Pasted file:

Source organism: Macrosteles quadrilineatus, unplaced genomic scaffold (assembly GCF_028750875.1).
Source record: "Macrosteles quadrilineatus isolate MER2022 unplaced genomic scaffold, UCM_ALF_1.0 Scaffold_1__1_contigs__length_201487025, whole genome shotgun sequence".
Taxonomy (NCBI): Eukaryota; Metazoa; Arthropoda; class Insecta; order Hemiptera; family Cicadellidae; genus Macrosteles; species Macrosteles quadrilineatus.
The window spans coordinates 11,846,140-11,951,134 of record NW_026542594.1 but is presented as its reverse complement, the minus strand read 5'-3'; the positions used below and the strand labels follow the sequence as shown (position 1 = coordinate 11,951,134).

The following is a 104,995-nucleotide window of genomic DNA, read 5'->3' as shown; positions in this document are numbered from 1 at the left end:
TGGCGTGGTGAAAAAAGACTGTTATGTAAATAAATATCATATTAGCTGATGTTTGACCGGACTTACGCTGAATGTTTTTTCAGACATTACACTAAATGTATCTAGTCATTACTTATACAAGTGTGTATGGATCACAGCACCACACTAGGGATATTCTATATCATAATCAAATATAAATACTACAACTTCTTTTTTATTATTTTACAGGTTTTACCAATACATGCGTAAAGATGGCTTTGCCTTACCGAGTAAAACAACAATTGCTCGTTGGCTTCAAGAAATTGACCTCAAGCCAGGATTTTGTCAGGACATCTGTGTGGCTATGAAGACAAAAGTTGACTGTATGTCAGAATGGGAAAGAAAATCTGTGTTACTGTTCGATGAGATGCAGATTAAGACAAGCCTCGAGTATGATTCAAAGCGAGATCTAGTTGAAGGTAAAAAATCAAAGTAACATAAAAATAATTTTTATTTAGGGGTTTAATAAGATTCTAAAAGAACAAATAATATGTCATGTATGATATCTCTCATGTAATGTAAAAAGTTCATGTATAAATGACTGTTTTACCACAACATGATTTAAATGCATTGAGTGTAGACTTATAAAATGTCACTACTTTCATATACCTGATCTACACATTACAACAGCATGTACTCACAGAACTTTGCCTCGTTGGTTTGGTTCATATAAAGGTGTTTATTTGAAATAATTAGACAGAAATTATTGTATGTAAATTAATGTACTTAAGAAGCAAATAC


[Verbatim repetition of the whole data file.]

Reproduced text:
Source organism: Macrosteles quadrilineatus, unplaced genomic scaffold (assembly GCF_028750875.1).
Source record: "Macrosteles quadrilineatus isolate MER2022 unplaced genomic scaffold, UCM_ALF_1.0 Scaffold_1__1_contigs__length_201487025, whole genome shotgun sequence".
Taxonomy (NCBI): Eukaryota; Metazoa; Arthropoda; class Insecta; order Hemiptera; family Cicadellidae; genus Macrosteles; species Macrosteles quadrilineatus.
The window spans coordinates 11,846,140-11,951,134 of record NW_026542594.1 but is presented as its reverse complement, the minus strand read 5'-3'; the positions used below and the strand labels follow the sequence as shown (position 1 = coordinate 11,951,134).

The following is a 104,995-nucleotide window of genomic DNA, read 5'->3' as shown; positions in this document are numbered from 1 at the left end:
TGGCGTGGTGAAAAAAGACTGTTATGTAAATAAATATCATATTAGCTGATGTTTGACCGGACTTACGCTGAATGTTTTTTCAGACATTACACTAAATGTATCTAGTCATTACTTATACAAGTGTGTATGGATCACAGCACCACACTAGGGATATTCTATATCATAATCAAATATAAATACTACAACTTCTTTTTTATTATTTTACAGGTTTTACCAATACATGCGTAAAGATGGCTTTGCCTTACCGAGTAAAACAACAATTGCTCGTTGGCTTCAAGAAATTGACCTCAAGCCAGGATTTTGTCAGGACATCTGTGTGGCTATGAAGACAAAAGTTGACTGTATGTCAGAATGGGAAAGAAAATCTGTGTTACTGTTCGATGAGATGCAGATTAAGACAAGCCTCGAGTATGATTCAAAGCGAGATCTAGTTGAAGGTAAAAAATCAAAGTAACATAAAAATAATTTTTATTTAGGGGTTTAATAAGATTCTAAAAGAACAAATAATATGTCATGTATGATATCTCTCATGTAATGTAAAAAGTTCATGTATAAATGACTGTTTTACCACAACATGATTTAAATGCATTGAGTGTAGACTTATAAAATGTCACTACTTTCATATACCTGATCTACACATTACAACAGCATGTACTCACAGAACTTTGCCTCGTTGGTTTGGTTCATATAAAGGTGTTTATTTGAAATAATTAGACAGAAATTATTGTATGTAAATTAATGTACTTAAGAAGCAAATAC